The Early Text of the New Testament, Book Review (Part Two)

Title: The Early Text of the New Testament
Author: Charles E. Hill and Michael J. Kruger
Publisher: Oxford, 2012
Price: $175.00 (amz)
Binding: Hardback
Pages: 483

See also, the introduction and summary section of Part One of this review.
Critical Reflection 
Hill and Kruger observe in their introduction that “there is currently an undeniable flowering of interest in many aspects of research on the text and the manuscript tradition of the New Testament documents” (1). On both a popular and a scholarly level, the discovery and reconstruction of the earliest manuscripts of the New Testament continues to garner wide interest. In light of this scenario, the editors establish a clear need for the type of analysis afforded in this volume. As they note, though the importance of the (apx.) 127 papyrus manuscript fragments is universally acknowledged, “their real significance for the discipline of NT textual criticism is currently controversial” (2).

One of the most valuable aspects of this volume is that it presents a bevy of technical data alongside of a general orientation to the issues that impinge upon the study of textual transmission (e.g., scribal culture and book production). Through the introduction, the first major section, and the methodological reflections in parts two and three, this volume provides the student of the New Testament text with a goldmine of information and also the tools to excavate that payload.

For instance, Tuckett provides a series of methodological cautions for those piecing together a manuscript’s checkered textual landscape (157-60), and Williams discusses at length the critical importance of translational technique when reconstructing a translation’s underlying text (239-45). This type of preliminary exploration is common throughout the volume. The interpretation of fragmentary data is always informed by the given interpreter’s various methodological presuppositions, so these elements are welcome features of this collection.

Though the editors set parameters for the textual analysis, a clear diversity surfaces in the text-critical studies of part two. There are considerable differences in style, method, and analysis in each contributor’s contribution. For example, in his study of Matthew’s text, Wasserman adopts and interacts with the Münster approach at length. Other contributors, though, prefer to continue speaking of the various textual traditions as “text-types” (e.g., 115, 118, 128-30). Hernandez, for instance, includes the Alands’ category of “textual quality,” but he does so only “for the sake of convention” (139, cf. 157n3).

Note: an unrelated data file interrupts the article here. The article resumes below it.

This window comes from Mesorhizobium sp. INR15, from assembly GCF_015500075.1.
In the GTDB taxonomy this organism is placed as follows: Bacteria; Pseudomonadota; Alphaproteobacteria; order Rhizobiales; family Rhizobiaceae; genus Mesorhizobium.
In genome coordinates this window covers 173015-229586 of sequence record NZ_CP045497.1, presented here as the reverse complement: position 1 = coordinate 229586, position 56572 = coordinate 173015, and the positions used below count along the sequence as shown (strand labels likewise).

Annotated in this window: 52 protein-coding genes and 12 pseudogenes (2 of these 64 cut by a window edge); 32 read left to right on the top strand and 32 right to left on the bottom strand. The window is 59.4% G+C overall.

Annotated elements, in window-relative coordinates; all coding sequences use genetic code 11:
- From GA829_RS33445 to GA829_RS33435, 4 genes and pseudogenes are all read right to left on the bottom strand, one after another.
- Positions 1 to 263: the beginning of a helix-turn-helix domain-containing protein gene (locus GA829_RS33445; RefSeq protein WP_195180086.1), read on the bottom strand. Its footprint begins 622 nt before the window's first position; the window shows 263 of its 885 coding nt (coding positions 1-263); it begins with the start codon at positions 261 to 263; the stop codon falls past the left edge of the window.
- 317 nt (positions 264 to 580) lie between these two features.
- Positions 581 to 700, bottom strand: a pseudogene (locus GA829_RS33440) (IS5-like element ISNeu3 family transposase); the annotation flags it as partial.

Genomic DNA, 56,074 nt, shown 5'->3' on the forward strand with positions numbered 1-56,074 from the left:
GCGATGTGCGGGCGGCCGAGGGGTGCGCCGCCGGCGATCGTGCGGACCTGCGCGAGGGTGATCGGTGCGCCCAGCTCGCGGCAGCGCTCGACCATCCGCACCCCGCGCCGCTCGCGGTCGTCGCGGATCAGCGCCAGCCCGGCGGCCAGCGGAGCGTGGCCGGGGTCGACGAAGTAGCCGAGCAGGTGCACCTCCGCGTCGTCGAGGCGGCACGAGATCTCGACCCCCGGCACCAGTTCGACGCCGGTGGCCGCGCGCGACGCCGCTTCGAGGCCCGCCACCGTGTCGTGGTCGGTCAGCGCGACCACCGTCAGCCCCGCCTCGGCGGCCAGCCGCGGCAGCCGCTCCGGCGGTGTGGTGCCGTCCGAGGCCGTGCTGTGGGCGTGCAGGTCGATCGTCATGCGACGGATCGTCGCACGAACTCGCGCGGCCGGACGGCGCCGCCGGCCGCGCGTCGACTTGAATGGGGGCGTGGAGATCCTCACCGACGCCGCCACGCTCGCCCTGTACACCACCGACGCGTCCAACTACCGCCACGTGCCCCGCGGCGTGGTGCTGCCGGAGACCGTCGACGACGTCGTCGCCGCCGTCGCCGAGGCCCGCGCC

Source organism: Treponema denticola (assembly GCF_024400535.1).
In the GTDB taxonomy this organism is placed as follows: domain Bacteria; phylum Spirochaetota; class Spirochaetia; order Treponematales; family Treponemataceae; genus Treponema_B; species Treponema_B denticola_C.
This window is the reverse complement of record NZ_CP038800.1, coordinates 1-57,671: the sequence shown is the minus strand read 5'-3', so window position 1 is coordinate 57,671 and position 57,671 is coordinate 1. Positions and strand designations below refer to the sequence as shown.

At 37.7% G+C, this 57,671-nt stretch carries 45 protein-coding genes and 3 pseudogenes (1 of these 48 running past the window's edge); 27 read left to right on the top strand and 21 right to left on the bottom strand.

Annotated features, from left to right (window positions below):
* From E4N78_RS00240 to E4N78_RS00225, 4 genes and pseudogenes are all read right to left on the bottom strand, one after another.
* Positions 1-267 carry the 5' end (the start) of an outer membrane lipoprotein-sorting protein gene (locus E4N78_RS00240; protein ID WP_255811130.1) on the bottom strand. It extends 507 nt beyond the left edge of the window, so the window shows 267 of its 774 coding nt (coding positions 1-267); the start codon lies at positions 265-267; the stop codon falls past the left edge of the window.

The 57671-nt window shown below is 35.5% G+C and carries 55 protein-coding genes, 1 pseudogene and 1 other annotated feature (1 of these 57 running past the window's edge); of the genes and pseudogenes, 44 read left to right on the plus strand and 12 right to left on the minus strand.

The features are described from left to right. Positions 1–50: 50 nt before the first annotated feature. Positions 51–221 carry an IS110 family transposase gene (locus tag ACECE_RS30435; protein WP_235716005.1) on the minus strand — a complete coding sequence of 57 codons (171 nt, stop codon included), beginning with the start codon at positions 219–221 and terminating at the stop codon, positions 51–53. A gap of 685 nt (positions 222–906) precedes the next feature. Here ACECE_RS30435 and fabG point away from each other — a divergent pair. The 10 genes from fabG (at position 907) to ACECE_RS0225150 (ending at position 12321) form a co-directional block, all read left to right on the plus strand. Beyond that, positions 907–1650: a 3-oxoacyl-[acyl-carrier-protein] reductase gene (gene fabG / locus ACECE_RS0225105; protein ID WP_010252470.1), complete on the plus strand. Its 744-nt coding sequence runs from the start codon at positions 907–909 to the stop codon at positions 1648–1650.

In terms of the presentation in part two, it would help if the headings and progression of the chapters were uniform. The “reading aids” for each entry are different. Royse uses Roman Numerals in his chapter on Paul’s letters, and Wasserman uses the Papyrus number + other classifications. Nicklas’ chapter on Revelation does not include a table, and Elliot’s table on the Catholic Epistles does not include the Alands’ “textual quality” category. Standardizing the shorthand used by various authors to indicate scribal activity (e.g. for additions or omissions) would also increase the cohesion of the text-critical studies.

Despite this diversity, each of the chapters has a table of text-critical results that includes the same elements (including an assessment of a given witness’ “textual quality”). Thus, this section serves as a rich resource for specialists and non-specialists (who will not detect/care about the subtle methodological differences). Further, even if the approaches were perfectly uniform, the chapters would still probably feel uneven because of the unevenness of the manuscript evidence being analyzed. For example, in Head’s chapter on Mark, P45 is the only significant witness but is relatively insignificant for textual reconstruction. On the other hand, in his chapter on Luke, Hernandez shows how P45 is a very significant witness for current scholarly editions of the third Gospel.

These features make this volume a timely contribution to the study of the earliest texts of the New Testament. As a novice of New Testament textual criticism, I found these chapters to be consistently engaging, always informative, and sometimes even exciting (if that is possible in a volume brimming with technical minutiae!). The story that the New Testament manuscripts tell is one that continues to unfold and take shape. These discussions are part of that documentary drama.

Indeed, though certain elements will surely be dated quickly (e.g., new papyrus fragments are still being “uncovered”), the value of this volume will also surely endure for the foreseeable future. Because of its focus and methodological savvy, I think it would prove an excellent supplementary volume (or main textbook) in a course on contemporary Textual Criticism of the New Testament.

If you are a scholar sifting through these fragments or a student seeking an introduction to this area of the field, this volume is the “type of text” that you will want to keep within reach.

See also,
Book Review
December 30, 2012


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